DOE A to Z: A B C D E F G H I J K L M N O P Q R S T U V W X Y Z #


For More Information Contact the Public Information Office:
    Kathryn Forsyth, Director

For Release: March 4, 2008

DOE Releases Alternate Route Certification Study

New Jersey’s Alternate Route (AR) teacher certification program has allowed school districts to find more candidates for hard-to-fill positions and has brought more diversity to the teaching profession, according to a report on a study of the program conducted by The College of New Jersey and released recently by the Department of Education.

The report also notes that the methods by which novice teachers receive classroom training and mentoring should be strengthened and made more consistent throughout the state.  It is available on line here:

“This study contains very valuable information that will help us in our ongoing efforts to improve the alternate route teacher program and attract even more people to the teaching profession,” said Education Commissioner Lucille E. Davy.

New Jersey’s AR program was launched in 1985 to help increase the quality and quantity of the teaching pool by attracting talented liberal arts graduates and people from other fields seeking to make a career change to education.  Candidates are required to hold a bachelor’s degree and pass a Praxis test in the subject area they wish to teach in order to receive a provisional license. 

Once employed, they complete a mentor-guided induction period and receive 200 hours of formal instruction in subjects such as teaching techniques, classroom management, lesson development and student motivation before receiving a permanent teaching license.

Approximately 40 percent of the newly-hired teachers in New Jersey are AR teachers. 

The two year study included questionnaires and interviews with more than 1,400 AR teachers, AR instructors, AR mentors and district administrators.  It was funded by a US Department of Education Teacher Quality Enhancement grant.

            Among the findings in the report:

  • Half of New Jersey’s AR teachers work in urban school districts, 41 percent teach in suburban districts and nine percent teach in rural districts.
  • Demographic data in the study make it clear that the pool of AR teachers is more diverse than general teaching population.  There are more men and more minority individuals among the AR teachers.
  • The greatest demand for teachers, both in New Jersey and nationally, is at the middle school and high school levels.  Forty-one percent of New Jersey’s AR teachers are teaching in high schools and 29 percent are teaching in middle schools.
  • Of the AR teachers surveyed, 13 percent have multiple bachelor’s degrees, 21 percent have both a bachelor’s degree and a master’s degree and four percent had earned doctorates.  In terms of the fields of their bachelor’s degrees, 11.5 percent of the teachers in the sample held degrees in business, 10.9 percent in English/Language Arts, 9.8 percent in world languages, 9.6 percent in science and 8.9 percent in psychology.
  • Interviews with district administrators indicate that many AR teachers are seen as having exceptional energy and passion for their jobs.  They bring a heightened level of commitment, maturity, dedication, enthusiasm and perseverance to their work.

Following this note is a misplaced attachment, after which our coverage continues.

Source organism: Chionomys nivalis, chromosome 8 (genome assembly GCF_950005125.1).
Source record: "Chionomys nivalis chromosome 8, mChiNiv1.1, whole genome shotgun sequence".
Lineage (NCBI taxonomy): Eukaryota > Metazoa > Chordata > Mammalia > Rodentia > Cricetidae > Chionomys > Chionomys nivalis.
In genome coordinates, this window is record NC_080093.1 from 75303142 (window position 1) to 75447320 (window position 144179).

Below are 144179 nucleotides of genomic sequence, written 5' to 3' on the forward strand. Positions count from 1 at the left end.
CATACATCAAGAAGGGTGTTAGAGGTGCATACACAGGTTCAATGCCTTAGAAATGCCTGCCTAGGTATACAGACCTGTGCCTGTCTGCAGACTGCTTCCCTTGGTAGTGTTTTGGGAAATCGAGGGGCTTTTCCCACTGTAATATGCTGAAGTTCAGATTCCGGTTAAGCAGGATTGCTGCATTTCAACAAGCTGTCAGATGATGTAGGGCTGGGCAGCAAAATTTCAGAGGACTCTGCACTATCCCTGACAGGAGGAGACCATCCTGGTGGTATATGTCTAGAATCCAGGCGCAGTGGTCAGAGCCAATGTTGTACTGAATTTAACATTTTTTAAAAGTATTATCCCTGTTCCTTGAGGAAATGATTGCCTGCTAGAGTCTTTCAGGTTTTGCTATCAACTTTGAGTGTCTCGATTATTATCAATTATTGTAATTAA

The study also found that there was a high degree of inconsistency from district to district in the quality of the mentoring experience that AR teachers receive.

Only 46 percent of the teachers rated their mentors as “very effective.”   Many expressed concerns about their own abilities to deal with some of the more complex aspects of teaching – such as dealing with students with limited English proficiency or emotional or learning disabilities, interpreting and implementing Individualized Education or 504 (special education) plans, and interpreting and using standardized test scores – even after receiving their 200 hours of outside training.

Administrators surveyed said that satisfaction with AR teachers’ performance was higher at the high school and middle school levels; many AR teachers at the elementary level seemed to require a better understanding of child development issues in order to increase their effectiveness.

The administrators also recognized that while all novice teachers need support, AR teachers tended to need more assistance, particularly in the areas of classroom management, instructional planning and accommodating students with special needs.

Based on recommendations in the report, DOE officials plan to implement the following additional steps in order to strengthen the AR program and improve the department’s overall teacher recruitment efforts:

  • Form an advisory committee to review the study in detail and assess other needs of AR teachers.
  • Research and build upon effective local programs here in New Jersey and throughout the country.
  • Improve the mentoring support program for AR teachers and extend the mentoring protocols to focus on teachers’ individual needs.
  • Require AR candidates to complete training on managing classroom learning environments before they begin working in a school in order to become eligible for a provisional license, and revise the AR program approval requirements and processes, including curricula reviews and on-going program monitoring.
  • Improve the communication among AR teachers, mentors, instructors and district administrators in order to create a more individualized education plan for each teacher.
  • Plan for the creation of a data base for all teachers and fill in the gaps in our data collection on provisional teachers.
  • Strengthen the state’s teacher recruitment strategies for high-needs areas and expand the capabilities of NJHire, DOE’s online teacher recruitment system.